This movie was very effective for two reasons that have nothing to do with visuals. First, the story made Snow White likeable. She was a nice person wronged by her murderous step-mother, and nice people liked her. That went a long way.

Second, everyone in the movie completely embraced the fairy tale they were telling. Julia Roberts devoured the scenery as the evil queen, Armie Hammer dove into the most ridiculous moments with abandon and thus drew real humor from his scenes. Nathan Lane is a genius, of course.

It wasn’t a big earner, with a tragic opening weekend and not much profit over the next few months.

So, yes, I highly recommend this film but, in all seriousness, some of the evil queen stuff is pretty scary. Not a film for little kids, despite the overall innocence of the tale.


Snow White and the Huntsman (2012)


I remember almost nothing about this film, which should tell you a lot. Actually, that’s not true. I remember the little people, because they were played by CG versions of Bob Hoskins, Ray Winstone, Ian McShane, Nick Frost, Eddie Marsan, and Toby Jones. Great cast.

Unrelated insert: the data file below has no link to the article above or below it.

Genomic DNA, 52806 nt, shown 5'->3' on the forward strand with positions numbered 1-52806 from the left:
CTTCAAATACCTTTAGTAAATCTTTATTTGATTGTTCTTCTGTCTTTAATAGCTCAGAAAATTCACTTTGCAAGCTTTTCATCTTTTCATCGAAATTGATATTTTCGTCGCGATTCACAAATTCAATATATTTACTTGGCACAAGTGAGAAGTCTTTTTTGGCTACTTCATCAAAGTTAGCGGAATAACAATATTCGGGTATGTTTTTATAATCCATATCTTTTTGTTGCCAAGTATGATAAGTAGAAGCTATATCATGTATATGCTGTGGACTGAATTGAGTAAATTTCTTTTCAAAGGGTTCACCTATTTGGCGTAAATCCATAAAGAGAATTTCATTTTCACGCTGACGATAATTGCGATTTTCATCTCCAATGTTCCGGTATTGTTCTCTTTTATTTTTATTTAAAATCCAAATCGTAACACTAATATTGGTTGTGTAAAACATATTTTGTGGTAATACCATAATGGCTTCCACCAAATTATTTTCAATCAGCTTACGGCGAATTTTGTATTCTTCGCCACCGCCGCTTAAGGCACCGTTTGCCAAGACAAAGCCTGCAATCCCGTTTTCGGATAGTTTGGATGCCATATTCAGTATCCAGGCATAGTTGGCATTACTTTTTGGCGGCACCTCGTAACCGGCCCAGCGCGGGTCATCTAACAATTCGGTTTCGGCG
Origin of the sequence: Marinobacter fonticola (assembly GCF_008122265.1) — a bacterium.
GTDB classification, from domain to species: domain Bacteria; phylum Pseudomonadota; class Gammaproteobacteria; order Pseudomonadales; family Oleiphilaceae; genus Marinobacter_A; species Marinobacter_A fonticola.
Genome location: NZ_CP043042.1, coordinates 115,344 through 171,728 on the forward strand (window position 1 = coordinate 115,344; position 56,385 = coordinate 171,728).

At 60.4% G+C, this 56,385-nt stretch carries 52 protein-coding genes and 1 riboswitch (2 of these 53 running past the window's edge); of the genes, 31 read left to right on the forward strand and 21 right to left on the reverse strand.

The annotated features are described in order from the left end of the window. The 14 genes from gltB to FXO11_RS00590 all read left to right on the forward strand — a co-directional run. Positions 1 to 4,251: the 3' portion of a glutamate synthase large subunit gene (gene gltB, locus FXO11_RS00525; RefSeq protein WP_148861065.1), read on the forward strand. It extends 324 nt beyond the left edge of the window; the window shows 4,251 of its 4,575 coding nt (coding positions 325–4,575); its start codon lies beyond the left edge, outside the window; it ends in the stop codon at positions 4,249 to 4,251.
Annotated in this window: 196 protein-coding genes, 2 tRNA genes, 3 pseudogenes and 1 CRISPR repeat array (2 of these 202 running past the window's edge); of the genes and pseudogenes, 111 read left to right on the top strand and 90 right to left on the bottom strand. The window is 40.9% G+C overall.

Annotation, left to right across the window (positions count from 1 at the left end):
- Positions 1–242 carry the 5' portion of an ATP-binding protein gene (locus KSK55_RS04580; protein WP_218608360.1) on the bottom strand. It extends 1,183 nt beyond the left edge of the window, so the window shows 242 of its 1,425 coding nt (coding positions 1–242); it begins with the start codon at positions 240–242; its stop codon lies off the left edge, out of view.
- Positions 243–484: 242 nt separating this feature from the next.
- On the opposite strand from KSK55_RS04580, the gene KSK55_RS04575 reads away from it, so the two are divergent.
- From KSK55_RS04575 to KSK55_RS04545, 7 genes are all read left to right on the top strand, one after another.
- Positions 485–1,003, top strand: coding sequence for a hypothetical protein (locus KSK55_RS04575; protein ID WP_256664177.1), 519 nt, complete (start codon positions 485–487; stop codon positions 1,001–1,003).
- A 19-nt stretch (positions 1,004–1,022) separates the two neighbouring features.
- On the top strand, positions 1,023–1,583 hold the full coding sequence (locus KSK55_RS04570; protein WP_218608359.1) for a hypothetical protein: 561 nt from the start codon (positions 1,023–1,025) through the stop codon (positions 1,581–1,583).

What I also remember is Kristen Stewart was impassive until she got angry. She portrayed angry very effectively. Everything else was just monotonous. Charlize Theron was a great evil queen.

Unfortunately, this movie did nothing to sell me on Snow White as a heroine, or even a person worthy of love from the Huntsman (Chris Hemsworth).

Bad opening weekend, lackluster earning over time, but because of its stars it will probably get a sequel.

Skip it.


The Tempest (2010)

The Tempest

Shakespeare’s last play, adapted to film by Julie Taymor (writing and direction), and starring Helen Mirren, David Strathairn, Tom Conti, Alan Cumming, Chris Cooper, Ben Whishaw, Russell Brand, Djimon Hounsou, and Alfred Molina.

Why are you still reading this? Wasn’t that enough to make you race out and see it? Okay, it was filmed on location in Hawaii. Still here?

A chance to see Helen Mirren play Prospera, normally a male character, was more than enough to make us seek this out.

Everyone in the film is terrific, even the ones you wouldn’t normally consider Shakespearean actors. Russell Brand was incandescent as half of the comedic mutineers.

The extra features on the DVD are delightful.

Probably the least expensive film in this compilation, it made less than a hundredth of its budget on opening weekend, and that’s too bad. I suspect that was a limited release, and that it never got a wide release.